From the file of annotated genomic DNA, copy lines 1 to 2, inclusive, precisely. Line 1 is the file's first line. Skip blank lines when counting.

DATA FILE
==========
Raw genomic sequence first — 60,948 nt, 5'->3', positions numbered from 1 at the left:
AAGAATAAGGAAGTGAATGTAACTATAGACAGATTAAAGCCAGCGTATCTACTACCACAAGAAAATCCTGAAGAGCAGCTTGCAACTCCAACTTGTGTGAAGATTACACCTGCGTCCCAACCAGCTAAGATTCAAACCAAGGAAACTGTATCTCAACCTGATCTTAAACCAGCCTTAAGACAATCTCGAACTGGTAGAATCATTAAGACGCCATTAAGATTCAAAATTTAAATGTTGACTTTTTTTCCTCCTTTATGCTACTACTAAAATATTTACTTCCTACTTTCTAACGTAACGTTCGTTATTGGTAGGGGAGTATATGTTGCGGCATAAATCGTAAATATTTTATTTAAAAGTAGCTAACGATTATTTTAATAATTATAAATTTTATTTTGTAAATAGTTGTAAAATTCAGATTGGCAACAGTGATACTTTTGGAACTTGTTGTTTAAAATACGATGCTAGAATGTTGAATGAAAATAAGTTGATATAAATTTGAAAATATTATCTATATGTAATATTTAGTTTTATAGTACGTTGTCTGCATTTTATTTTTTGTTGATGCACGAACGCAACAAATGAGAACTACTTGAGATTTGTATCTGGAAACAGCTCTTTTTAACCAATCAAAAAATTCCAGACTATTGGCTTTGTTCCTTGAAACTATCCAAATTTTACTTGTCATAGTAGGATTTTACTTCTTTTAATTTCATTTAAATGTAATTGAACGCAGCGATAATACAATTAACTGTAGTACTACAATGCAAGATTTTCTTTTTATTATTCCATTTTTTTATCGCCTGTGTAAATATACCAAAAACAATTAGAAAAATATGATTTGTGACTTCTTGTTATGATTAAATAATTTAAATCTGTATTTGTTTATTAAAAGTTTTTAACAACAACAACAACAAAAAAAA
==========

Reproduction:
Raw genomic sequence first — 60,948 nt, 5'->3', positions numbered from 1 at the left:
AAGAATAAGGAAGTGAATGTAACTATAGACAGATTAAAGCCAGCGTATCTACTACCACAAGAAAATCCTGAAGAGCAGCTTGCAACTCCAACTTGTGTGAAGATTACACCTGCGTCCCAACCAGCTAAGATTCAAACCAAGGAAACTGTATCTCAACCTGATCTTAAACCAGCCTTAAGACAATCTCGAACTGGTAGAATCATTAAGACGCCATTAAGATTCAAAATTTAAATGTTGACTTTTTTTCCTCCTTTATGCTACTACTAAAATATTTACTTCCTACTTTCTAACGTAACGTTCGTTATTGGTAGGGGAGTATATGTTGCGGCATAAATCGTAAATATTTTATTTAAAAGTAGCTAACGATTATTTTAATAATTATAAATTTTATTTTGTAAATAGTTGTAAAATTCAGATTGGCAACAGTGATACTTTTGGAACTTGTTGTTTAAAATACGATGCTAGAATGTTGAATGAAAATAAGTTGATATAAATTTGAAAATATTATCTATATGTAATATTTAGTTTTATAGTACGTTGTCTGCATTTTATTTTTTGTTGATGCACGAACGCAACAAATGAGAACTACTTGAGATTTGTATCTGGAAACAGCTCTTTTTAACCAATCAAAAAATTCCAGACTATTGGCTTTGTTCCTTGAAACTATCCAAATTTTACTTGTCATAGTAGGATTTTACTTCTTTTAATTTCATTTAAATGTAATTGAACGCAGCGATAATACAATTAACTGTAGTACTACAATGCAAGATTTTCTTTTTATTATTCCATTTTTTTATCGCCTGTGTAAATATACCAAAAACAATTAGAAAAATATGATTTGTGACTTCTTGTTATGATTAAATAATTTAAATCTGTATTTGTTTATTAAAAGTTTTTAACAACAACAACAACAAAAAAAA